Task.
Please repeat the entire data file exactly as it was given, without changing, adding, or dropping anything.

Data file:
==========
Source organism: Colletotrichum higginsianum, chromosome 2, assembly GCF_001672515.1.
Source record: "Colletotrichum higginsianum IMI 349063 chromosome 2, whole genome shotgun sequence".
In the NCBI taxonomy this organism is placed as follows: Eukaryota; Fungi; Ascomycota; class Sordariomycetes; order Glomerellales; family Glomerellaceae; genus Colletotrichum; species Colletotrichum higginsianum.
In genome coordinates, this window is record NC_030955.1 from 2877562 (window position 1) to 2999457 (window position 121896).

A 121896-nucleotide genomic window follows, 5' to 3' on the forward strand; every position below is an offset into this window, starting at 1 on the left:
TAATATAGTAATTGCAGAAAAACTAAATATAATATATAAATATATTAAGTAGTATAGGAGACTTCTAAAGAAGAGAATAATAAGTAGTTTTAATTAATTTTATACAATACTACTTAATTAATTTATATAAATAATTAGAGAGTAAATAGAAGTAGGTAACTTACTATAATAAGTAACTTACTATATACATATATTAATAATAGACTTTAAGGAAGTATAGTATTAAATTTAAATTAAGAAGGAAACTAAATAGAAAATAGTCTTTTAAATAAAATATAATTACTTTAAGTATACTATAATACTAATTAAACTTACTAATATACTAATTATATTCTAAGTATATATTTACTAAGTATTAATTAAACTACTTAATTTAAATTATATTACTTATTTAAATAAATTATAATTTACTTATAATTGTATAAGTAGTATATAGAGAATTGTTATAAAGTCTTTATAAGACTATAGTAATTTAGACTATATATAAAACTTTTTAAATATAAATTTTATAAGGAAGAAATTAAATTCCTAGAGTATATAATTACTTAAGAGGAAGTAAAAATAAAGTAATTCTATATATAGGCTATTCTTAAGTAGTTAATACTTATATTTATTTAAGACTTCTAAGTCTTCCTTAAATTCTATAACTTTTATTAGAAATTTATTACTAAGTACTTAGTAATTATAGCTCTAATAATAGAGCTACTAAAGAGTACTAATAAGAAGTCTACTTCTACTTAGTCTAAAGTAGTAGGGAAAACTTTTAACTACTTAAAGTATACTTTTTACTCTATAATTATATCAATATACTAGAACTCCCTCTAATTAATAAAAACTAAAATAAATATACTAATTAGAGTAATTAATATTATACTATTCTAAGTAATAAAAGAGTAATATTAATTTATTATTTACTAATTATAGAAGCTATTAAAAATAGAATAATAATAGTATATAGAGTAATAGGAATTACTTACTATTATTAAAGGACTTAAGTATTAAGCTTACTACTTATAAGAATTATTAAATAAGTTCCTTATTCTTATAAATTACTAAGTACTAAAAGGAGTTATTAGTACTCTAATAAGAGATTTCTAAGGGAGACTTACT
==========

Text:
Source organism: Colletotrichum higginsianum, chromosome 2, assembly GCF_001672515.1.
Source record: "Colletotrichum higginsianum IMI 349063 chromosome 2, whole genome shotgun sequence".
In the NCBI taxonomy this organism is placed as follows: Eukaryota; Fungi; Ascomycota; class Sordariomycetes; order Glomerellales; family Glomerellaceae; genus Colletotrichum; species Colletotrichum higginsianum.
In genome coordinates, this window is record NC_030955.1 from 2877562 (window position 1) to 2999457 (window position 121896).

A 121896-nucleotide genomic window follows, 5' to 3' on the forward strand; every position below is an offset into this window, starting at 1 on the left:
TAATATAGTAATTGCAGAAAAACTAAATATAATATATAAATATATTAAGTAGTATAGGAGACTTCTAAAGAAGAGAATAATAAGTAGTTTTAATTAATTTTATACAATACTACTTAATTAATTTATATAAATAATTAGAGAGTAAATAGAAGTAGGTAACTTACTATAATAAGTAACTTACTATATACATATATTAATAATAGACTTTAAGGAAGTATAGTATTAAATTTAAATTAAGAAGGAAACTAAATAGAAAATAGTCTTTTAAATAAAATATAATTACTTTAAGTATACTATAATACTAATTAAACTTACTAATATACTAATTATATTCTAAGTATATATTTACTAAGTATTAATTAAACTACTTAATTTAAATTATATTACTTATTTAAATAAATTATAATTTACTTATAATTGTATAAGTAGTATATAGAGAATTGTTATAAAGTCTTTATAAGACTATAGTAATTTAGACTATATATAAAACTTTTTAAATATAAATTTTATAAGGAAGAAATTAAATTCCTAGAGTATATAATTACTTAAGAGGAAGTAAAAATAAAGTAATTCTATATATAGGCTATTCTTAAGTAGTTAATACTTATATTTATTTAAGACTTCTAAGTCTTCCTTAAATTCTATAACTTTTATTAGAAATTTATTACTAAGTACTTAGTAATTATAGCTCTAATAATAGAGCTACTAAAGAGTACTAATAAGAAGTCTACTTCTACTTAGTCTAAAGTAGTAGGGAAAACTTTTAACTACTTAAAGTATACTTTTTACTCTATAATTATATCAATATACTAGAACTCCCTCTAATTAATAAAAACTAAAATAAATATACTAATTAGAGTAATTAATATTATACTATTCTAAGTAATAAAAGAGTAATATTAATTTATTATTTACTAATTATAGAAGCTATTAAAAATAGAATAATAATAGTATATAGAGTAATAGGAATTACTTACTATTATTAAAGGACTTAAGTATTAAGCTTACTACTTATAAGAATTATTAAATAAGTTCCTTATTCTTATAAATTACTAAGTACTAAAAGGAGTTATTAGTACTCTAATAAGAGATTTCTAAGGGAGACTTACT